Home Religion Religions and Migrations in the Black Sea Region
Return Migration in a Romano-Catholic Csangos Village in Romania
As a recent emigration country, Romania has experienced rising international mobility for labour purposes. Especially in the first years after 1989, the community of origin was highly influential as far as Romanians’ decisions to leave the country was concerned and their resources to do so. Communities of origin, as well as ethnicity and religion, also played an important role in the way the migration experience evolved, in the emigrants’ potential or actual return, and in shaping international migration networks after 1989.1
This paper is written and published under the aegis of the Research Institute for Quality of Life, Romanian Academy as a part of programme co-funded by the European Union within the Operational Sectorial Programme for Human Resources Development through the project for Pluri and interdisciplinary in doctoral and post-doctoral programmes Project Code: POSDRU/159/1.5/S/141086. Working on this paper was also supported by the CNCS-UEFISCDI grant PN-II-ID-PCE-2011-3-0210.
E. Tudor (*)
Centre for Migration Studies, University of Bucharest, Bucharest, Romania © The Author(s) 2017
E. Sideri, L.E. Roupakia (eds.), Religions and Migrations in the Black Sea Region, DOI 10.1007/978-3-319-39067-3_4
This chapter focuses on the specific patterns of return migration in a Romano-Catholic village from Romania—Cleja, Bacau County.2 Regarding confessional demographics, Romania is predominantly Orthodox, with 87 per cent Orthodox Christians, 5 per cent Romano-Catholics, followed by 3 per cent Reformed, 2 per cent Penticostal, 1 per cent Greco-Catholics and 3 per cent other religions, according to the 2011 census. The inhabitants of Cleja (“Clejeni”) identify themselves as Csangos (in Romanian, ceangai)— they call themselves ceangai since they speak both Romanian and the Csangos dialect (the latter in Romanian is called ceangaieste, a dialect which combines archaic Hungarian with Romanian influences). The Csangos belong to the Romano-Catholic confession. The situation here is particularly interesting as this ethnic and religious minority finds itself caught between political, social and national interests pertaining to Hungary and Romania (Cotoi 2013). While in discussions people refer to themselves and the inhabitants of the village as Csdngos, only very few of the Csangos in Cleja3 and in the other villages in the area declared themselves as Csangos at the census. Also, even fewer declared themselves to be Hungarian.
According to census data for 2011 gathered by the National Institute of Statistics (hereafter NIS), Cleja is one of the Romanian communes with the highest rates of international migration. Hungary, Italy and Spain are the main destinations, followed by Israel and Portugal, and other countries such as France and Greece that appear as new destinations explored by migrants. The commune also appears to be quite developed in terms of infrastructure, mainly due to its location (almost two-three hours from Bucharest), which facilitates economical labour force ties with the nearby cities. Its history of migration and the intensive migration flow that is taking place at present also plays a role in this through the money migrants have sent or brought home to their families.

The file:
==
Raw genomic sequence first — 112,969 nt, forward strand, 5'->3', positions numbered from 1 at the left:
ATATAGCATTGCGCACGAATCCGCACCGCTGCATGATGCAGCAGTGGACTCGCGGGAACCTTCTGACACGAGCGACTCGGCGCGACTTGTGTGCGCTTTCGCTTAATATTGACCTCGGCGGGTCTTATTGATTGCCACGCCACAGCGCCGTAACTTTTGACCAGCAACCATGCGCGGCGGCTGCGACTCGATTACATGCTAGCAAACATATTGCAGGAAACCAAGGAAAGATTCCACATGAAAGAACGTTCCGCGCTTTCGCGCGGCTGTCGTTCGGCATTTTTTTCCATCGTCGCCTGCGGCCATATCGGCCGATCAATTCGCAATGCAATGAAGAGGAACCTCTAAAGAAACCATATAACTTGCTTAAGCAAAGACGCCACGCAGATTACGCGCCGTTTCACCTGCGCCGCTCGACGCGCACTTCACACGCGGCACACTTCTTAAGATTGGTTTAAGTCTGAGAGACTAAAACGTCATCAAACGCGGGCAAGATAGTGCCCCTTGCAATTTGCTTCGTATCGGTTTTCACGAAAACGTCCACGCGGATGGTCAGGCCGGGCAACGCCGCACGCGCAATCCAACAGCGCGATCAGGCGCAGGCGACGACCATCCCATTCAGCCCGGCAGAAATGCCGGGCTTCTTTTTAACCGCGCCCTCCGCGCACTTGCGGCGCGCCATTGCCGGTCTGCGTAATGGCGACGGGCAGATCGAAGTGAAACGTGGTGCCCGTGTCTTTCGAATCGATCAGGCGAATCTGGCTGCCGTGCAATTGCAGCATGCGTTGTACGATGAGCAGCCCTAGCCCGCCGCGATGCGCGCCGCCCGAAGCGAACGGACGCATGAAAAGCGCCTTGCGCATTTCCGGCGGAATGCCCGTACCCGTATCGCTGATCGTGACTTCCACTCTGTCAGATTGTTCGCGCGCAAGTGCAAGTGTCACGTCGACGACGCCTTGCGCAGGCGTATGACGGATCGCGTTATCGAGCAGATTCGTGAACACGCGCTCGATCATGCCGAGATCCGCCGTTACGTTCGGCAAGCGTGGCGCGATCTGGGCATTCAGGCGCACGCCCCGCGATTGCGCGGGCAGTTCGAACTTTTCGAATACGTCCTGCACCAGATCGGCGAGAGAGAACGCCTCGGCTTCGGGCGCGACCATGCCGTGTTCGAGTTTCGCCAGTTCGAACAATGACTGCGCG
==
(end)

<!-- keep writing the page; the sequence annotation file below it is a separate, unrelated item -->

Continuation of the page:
I am particularly interested in return migration and the effects of the process of migration on the community of origin. My study aims to answer the following questions: What are the migrants’ return intentions and what are the factors that intervene in their development? How is return seen in terms of success? What are the attitudes towards migration in the area of origin? How are the choices of migrants shaped in terms of destinations? I focus the analysis on the ethnic and religious specificity of this particular community, trying to underline the relation between the religious and ethnic identity of the village and the migration experiences of its inhabitants.
The chapter principally discusses the temporality of return migration, which can be seen as permanent or as another step in the migration process, followed by another exodus from the motherland to a foreign destination. In this sense, we can see in Cleja that temporary and circulatory migration are the pattern, with returnees being more open to opportunities they can find in other destination countries, due to information gathered during their past experiences abroad. On account of the economic crisis, apart from the regularisation of Romanian’s migration within the EU, another parameter that plays a major role in migrants’ willingness to reorient towards new destinations is the information that potential migrants have on the availability of accommodation and jobs abroad, information which is primarily obtained through networks.
The case study relies on in-depth interviews conducted in Cleja in August 2012 with key informants being returnees, and relatives of migrants and non-migrants. The results of this study form part of a community research project on migration funded by the Soros Foundation and conducted in eight villages located in different regions of Romania.
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